"So a basic income is a way to structure the safety net so that unemployed workers have an incentive to work to the extent they can, without the fear of losing their benefits."

    Also, while there are about 5.5 million people living in Finland, there are more than 320 million in the United States. Diversity in the U.S. makes it harder for some Americans to feel compassion for each other, suggests writer Misha Chellam, founder of the start-up training company Tradecraft. Chellam is also a signatory of the Economic Security Project, a newly founded research organization dedicated to learning more about the implications of UBI.

    "It may be an empathy gap," says Chellam.

    "Finland is a small, homogeneous country with less than six million people. This may make Finns more empathetic toward fellow Finns' struggles, as they share many cultural similarities. The sense of 'Americanness' can be a bit harder to pin down in a nation of almost 320 million people hailing from all parts of the world."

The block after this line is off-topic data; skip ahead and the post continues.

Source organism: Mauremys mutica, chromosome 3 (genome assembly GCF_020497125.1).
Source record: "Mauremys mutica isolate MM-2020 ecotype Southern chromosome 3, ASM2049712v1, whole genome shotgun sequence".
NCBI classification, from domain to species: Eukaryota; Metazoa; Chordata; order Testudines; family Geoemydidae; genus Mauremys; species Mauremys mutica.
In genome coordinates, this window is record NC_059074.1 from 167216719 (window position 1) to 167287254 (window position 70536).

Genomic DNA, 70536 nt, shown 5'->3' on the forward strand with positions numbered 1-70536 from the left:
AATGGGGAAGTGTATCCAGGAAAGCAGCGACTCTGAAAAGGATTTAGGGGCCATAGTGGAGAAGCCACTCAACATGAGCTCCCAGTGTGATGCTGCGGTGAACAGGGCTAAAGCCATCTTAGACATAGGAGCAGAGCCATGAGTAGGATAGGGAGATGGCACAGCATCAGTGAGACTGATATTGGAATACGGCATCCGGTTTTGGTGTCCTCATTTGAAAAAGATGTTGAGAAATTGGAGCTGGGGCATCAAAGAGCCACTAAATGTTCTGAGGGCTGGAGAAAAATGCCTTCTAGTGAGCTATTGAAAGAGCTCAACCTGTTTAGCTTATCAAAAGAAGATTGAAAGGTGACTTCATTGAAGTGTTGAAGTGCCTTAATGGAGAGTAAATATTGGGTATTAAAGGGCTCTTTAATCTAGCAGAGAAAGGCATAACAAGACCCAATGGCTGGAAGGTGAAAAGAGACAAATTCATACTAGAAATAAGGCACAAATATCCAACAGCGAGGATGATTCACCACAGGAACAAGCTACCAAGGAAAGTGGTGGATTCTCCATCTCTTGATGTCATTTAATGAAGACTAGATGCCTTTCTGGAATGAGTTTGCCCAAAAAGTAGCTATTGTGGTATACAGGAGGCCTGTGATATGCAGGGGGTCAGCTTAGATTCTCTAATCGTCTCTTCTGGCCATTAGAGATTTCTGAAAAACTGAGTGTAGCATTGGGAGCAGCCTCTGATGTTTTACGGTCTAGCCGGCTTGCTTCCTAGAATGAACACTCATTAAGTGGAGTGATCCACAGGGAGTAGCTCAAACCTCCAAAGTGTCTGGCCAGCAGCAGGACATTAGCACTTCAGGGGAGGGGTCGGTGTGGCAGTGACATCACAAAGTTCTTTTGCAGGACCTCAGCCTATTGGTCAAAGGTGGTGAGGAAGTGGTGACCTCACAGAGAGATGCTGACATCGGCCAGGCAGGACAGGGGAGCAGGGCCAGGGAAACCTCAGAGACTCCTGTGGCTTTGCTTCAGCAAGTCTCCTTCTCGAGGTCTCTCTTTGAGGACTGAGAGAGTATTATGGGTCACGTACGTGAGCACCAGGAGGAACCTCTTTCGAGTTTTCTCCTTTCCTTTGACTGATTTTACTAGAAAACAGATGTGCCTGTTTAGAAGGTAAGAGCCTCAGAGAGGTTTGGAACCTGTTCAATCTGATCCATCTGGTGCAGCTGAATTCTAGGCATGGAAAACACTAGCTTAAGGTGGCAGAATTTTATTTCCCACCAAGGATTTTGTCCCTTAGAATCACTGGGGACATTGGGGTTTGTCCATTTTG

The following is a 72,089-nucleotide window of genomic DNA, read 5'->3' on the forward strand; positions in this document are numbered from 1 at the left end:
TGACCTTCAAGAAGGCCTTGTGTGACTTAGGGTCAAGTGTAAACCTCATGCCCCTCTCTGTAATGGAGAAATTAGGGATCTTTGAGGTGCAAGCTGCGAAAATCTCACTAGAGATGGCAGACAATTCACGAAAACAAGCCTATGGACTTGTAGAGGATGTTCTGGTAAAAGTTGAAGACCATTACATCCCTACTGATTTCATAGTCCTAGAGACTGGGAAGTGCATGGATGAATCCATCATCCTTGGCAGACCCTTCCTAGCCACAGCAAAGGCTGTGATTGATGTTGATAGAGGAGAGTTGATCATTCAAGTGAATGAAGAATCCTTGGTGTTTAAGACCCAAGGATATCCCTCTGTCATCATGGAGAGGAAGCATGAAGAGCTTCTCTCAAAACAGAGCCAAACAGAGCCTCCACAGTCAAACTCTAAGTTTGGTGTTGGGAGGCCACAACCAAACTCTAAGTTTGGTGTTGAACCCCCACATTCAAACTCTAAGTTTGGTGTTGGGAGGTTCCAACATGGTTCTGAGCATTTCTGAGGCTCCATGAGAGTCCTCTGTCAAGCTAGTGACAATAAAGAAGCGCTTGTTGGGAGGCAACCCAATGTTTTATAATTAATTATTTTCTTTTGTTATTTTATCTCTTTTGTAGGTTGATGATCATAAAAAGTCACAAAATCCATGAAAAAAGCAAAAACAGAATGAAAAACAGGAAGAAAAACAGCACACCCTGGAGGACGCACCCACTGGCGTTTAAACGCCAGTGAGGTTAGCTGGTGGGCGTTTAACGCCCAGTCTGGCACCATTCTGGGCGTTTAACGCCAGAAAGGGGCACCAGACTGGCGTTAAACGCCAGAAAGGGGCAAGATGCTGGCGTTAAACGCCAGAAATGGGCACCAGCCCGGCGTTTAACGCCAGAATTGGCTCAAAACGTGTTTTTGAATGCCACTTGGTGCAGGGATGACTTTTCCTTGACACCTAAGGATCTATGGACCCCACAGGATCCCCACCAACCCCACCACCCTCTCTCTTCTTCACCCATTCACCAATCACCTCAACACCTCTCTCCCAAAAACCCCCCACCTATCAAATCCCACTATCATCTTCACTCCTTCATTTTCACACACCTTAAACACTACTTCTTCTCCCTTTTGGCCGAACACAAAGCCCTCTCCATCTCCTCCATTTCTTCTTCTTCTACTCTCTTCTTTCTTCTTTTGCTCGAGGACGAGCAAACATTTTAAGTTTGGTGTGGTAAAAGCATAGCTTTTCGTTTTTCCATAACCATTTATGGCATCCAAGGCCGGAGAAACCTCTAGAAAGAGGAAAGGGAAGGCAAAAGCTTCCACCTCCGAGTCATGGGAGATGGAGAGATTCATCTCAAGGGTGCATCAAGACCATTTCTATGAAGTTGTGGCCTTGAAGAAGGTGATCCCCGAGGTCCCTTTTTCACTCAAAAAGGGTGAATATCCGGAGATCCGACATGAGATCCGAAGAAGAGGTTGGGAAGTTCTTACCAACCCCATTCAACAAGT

The U.S. will only adopt UBI if automation results in mass unemployment, Ford believes.

    "I don't expect it to happen smoothly. I expect that, especially here in the United States, it's going to happen when we have a crisis. We will have a big problem first," he says.

    Despite cultural resistance, Widerquist insists that cash handouts are a viable idea even in the U.S.

    "Basic income works everywhere. We can all realize it is so, if people just have to give up their belief that the rich should have the right to tell the poor what to do," he says.
     
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  3. Usury

    Usury Gold Chaser Platinum Bling

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    So give people money so they'll find a job? Riiiiiiight.....